After six years of debates over design and environmental impacts, the Juneau Planning Commission late Tuesday unanimously approved a conditional use permit for a West Douglas golf course. Commissioners also rejected a proposal to ban the use of pesticides on the course.
The decision to approve the project was 8-0. The vote against banning pesticides was 7-1.
The 200-acre, 18-hole course is proposed for development by Totem Creek Inc., a nonprofit group.
"It's been a long road and we've got a long ways to go yet," said Totem Creek Board member David George. "Now we have to negotiate with the city about the transfer of land and the financial feasibility of the project. But after tonight I'm going to take a week off and not think about anything."
The golf course proposal will go next to the Juneau Assembly for approval.
About a dozen residents, representatives of the Audubon Society and staff of the U.S. Fish and Wildlife Service testified Tuesday night, calling for pesticides to be prohibited on the course.
Residents expressed concerns that pesticides, especially fungicides, will leech into Peterson Creek, which some residents use as a main source of drinking water and for fishing. They said the pesticides will cause genetic damage to the fish and could be harmful to humans.
George, the Totem Creek board member, argued that course superintendents would use pesticides only as a last resort and would use preventive measures to maintain the course. He said if pesticides or fungicides have to be used, their use would be in accordance with Department of Environmental Conservation regulations.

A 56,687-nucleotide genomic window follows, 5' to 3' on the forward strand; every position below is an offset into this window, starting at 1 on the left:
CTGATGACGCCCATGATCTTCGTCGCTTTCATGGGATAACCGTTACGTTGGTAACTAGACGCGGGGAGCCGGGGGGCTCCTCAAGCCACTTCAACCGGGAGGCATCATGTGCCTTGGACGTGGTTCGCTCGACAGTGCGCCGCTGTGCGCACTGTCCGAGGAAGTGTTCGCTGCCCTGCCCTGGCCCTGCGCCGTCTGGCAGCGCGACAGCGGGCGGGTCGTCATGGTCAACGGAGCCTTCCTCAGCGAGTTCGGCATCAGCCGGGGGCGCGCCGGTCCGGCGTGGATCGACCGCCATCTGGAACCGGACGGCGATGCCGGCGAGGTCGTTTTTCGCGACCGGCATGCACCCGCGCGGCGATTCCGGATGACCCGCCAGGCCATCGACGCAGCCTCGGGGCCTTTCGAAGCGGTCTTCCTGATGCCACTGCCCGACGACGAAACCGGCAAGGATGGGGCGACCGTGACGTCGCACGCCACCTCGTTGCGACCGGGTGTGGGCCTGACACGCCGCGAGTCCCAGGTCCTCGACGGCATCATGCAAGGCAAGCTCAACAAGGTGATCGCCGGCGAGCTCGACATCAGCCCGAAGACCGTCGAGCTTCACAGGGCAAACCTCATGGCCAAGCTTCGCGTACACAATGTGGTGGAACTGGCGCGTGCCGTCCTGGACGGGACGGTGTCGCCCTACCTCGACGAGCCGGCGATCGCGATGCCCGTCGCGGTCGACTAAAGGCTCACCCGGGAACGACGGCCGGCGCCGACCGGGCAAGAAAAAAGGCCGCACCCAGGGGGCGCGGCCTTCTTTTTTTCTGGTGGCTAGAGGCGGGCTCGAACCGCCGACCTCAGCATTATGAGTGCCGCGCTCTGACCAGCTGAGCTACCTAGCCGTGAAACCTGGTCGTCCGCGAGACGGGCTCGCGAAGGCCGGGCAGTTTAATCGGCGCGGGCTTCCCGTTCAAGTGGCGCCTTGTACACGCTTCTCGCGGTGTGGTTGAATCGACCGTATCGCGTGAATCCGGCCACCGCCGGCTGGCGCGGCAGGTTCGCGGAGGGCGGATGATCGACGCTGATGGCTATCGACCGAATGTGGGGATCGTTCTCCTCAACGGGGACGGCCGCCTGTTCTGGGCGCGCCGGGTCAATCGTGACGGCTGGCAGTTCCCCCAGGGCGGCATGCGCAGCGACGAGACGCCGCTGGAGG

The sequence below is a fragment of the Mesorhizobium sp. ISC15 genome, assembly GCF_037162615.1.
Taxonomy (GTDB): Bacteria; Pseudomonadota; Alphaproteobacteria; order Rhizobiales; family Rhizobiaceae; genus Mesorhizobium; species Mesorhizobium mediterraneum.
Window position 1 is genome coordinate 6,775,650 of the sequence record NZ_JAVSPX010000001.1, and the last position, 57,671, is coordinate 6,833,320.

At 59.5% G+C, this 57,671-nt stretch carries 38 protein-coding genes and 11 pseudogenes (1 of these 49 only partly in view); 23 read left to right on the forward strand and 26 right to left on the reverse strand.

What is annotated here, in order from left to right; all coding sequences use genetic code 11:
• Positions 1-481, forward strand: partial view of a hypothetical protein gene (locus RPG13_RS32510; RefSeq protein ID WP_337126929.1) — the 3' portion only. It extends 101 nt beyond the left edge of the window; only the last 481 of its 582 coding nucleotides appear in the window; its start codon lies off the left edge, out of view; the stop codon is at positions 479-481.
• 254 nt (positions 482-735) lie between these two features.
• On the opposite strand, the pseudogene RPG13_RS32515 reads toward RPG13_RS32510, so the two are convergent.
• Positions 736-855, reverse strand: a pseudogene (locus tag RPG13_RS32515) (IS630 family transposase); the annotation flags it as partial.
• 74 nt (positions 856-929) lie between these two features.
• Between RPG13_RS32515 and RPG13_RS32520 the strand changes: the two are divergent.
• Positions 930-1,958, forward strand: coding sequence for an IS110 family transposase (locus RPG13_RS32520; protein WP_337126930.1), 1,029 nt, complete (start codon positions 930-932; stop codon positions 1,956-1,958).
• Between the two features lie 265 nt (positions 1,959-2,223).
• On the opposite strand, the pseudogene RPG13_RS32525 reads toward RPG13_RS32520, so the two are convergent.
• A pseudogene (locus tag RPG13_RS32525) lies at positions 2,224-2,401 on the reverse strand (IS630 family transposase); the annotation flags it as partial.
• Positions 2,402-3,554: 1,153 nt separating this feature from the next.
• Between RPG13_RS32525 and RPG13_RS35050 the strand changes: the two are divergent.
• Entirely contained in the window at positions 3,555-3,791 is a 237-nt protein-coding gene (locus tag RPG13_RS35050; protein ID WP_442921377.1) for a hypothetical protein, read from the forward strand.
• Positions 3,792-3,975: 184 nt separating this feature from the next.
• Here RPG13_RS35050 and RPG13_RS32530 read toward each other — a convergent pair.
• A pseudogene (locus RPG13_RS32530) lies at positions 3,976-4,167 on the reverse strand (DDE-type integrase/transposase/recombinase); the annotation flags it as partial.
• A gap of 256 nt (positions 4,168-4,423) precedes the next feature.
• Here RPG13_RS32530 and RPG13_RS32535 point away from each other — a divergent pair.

He also said the course management will test the water in the area every month.
The first designs for the controversial course emerged in the early 1980s when local golfers pushed for a course in the area. The idea lay fallow until the early 1990s when the city, which co-owns the West Douglas parcel of land with the for-profit Native-owned Goldbelt Corp., re-zoned the area for a golf course. The city put out a request for proposals and said the course would be part of a larger project to expand West Douglas. Totem Creek, an off-shoot of the Juneau Golf Club, answered the city's request and was selected to develop the land.
The project was ready for the city's conditional use permit process by 1997. The process is the first step to developing the project. A developer cannot get building permits or an estimate of the cost of a project without permit approval. But for two years the project didn't see much movement because the city was trying to decide what route the North Douglas Highway should take if it was extended.
The city ultimately decided to go ahead with the permitting process before making a decision on the highway. In 1999, the process started again, but didn't get far before the project had to field objections from several state agencies.
The city has held about a dozen public meetings on the issue since 1999. The project often drew criticism from state biologists and the public, prompting changes in design and the way the course ultimately would be laid out. It was re-mapped to accommodate 20 streams identified by the Department of Environmental Conservation, and bigger buffer zones were added to streams to protect wildlife and the water. Totem Creek devised a pest-management plan as well as a wildlife and habitat management plan, intended to mitigate environmental contamination. There were so many changes and delays that after two years of analysis by government agencies, information became outdated. Totem Creek had to re-submit the project in winter 2001 and the process began all over again.